Joko Set to Scrap Air Force's Controversial Helicopter Plan

Members of the Indonesian Air Force stand near a Super Puma helicopter at Iskandar airbase in Pangkalan Bun, Jan. 17, 2015. (Reuters/Beawiharta)

By : Novy Lumanauw | on 6:15 PM December 03, 2015
Category : News, Politics, Featured

Jakarta. President Joko Widodo intends to scrap the air force's much criticized plan to import three helicopters for $165 million for use by the president, and instead has urged the military to only procure and purchase equipment that is necessary, Joko said at a meeting on Thursday.

“The purchase of primary defense equipment must be based on the actual needs of the military,” Joko said during a meeting with leaders of the National Police and the three branches of the military on Thursday.

Joko told top security officials that he wants more transparency in defense equipment procurement and urged the military to purchase locally-made weaponry and equipment where practicable.

“The procurement process must be done on the principles of accountability and transparency. The procurement of military equipment and weaponry must also support our own defense industry,” Joko told security officials.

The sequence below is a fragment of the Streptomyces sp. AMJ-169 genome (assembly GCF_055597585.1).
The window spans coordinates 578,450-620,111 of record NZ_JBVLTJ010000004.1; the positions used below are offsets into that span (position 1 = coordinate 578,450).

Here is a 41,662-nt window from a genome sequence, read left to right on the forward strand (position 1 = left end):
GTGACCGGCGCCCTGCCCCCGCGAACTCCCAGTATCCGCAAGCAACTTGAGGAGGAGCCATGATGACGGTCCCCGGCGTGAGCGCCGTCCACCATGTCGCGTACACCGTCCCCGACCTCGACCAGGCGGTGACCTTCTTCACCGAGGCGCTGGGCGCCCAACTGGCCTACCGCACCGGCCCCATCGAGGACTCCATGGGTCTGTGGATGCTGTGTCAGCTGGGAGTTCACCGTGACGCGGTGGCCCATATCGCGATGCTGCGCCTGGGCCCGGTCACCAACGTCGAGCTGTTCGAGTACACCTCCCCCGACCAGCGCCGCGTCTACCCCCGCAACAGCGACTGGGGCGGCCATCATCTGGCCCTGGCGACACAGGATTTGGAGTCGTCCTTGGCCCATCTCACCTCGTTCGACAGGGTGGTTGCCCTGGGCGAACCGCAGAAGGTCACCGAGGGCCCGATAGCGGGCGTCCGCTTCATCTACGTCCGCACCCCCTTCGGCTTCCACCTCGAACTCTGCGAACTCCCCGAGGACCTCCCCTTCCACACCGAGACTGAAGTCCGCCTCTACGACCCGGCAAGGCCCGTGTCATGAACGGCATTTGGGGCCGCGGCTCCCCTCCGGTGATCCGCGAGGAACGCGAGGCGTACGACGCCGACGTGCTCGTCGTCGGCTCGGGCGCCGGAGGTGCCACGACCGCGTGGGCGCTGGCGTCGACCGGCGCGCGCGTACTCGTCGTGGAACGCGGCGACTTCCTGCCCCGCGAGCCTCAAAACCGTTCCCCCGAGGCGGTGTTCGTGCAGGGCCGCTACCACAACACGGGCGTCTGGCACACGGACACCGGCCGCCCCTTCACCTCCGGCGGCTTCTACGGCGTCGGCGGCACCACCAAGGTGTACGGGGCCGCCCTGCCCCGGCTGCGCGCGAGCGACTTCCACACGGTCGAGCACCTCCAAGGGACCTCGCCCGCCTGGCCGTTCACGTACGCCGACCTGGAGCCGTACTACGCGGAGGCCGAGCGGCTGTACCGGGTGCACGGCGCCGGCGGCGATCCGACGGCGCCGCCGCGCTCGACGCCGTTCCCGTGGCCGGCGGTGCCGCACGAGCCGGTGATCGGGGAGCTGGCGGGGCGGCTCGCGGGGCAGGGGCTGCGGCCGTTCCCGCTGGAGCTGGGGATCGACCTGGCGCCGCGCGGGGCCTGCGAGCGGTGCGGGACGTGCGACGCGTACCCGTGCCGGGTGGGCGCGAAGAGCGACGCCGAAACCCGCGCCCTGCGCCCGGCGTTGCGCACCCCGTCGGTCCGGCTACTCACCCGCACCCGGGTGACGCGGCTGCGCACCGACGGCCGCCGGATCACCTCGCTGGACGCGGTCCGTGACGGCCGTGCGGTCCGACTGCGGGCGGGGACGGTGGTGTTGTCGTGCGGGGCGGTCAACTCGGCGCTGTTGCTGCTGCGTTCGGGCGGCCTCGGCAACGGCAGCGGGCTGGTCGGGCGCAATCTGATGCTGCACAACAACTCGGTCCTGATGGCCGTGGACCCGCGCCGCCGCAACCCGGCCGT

Joko also said the military should focus on meeting the minimum defense requirement by 2024 and the 2015-19 strategic plan for the country's defense sector as set by the government.

Air Force chief of staff Air Marshall Agus Supriatna announced last month that the Air Force planned to purchase three AgustaWestland AW101 helicopters for $55 million each, adding that they would be customized to be bulletproof and have their own anti-missile defense systems.

The helicopters would be used to transport the president, the vice president and visiting heads of state, Agus said. However, the initiative came from the Air Force and not from the State Palace, he conceded.

The plan was met with heavy criticism from politicians and aviation experts alike, who argued that the Super Puma by Indonesian aerospace and defense firm Dirgantara Indonesia would be cheaper, save maintenance costs, boost the state firm's capabilities and promote local products.

Vice President Jusuf Kalla said the president never proposed for the Air Force to buy new VVIP helicopters, let alone choose the more expensive Anglo-Italian helicopters over locally-made Super Puma — under license from France’s Aérospatiale.

 

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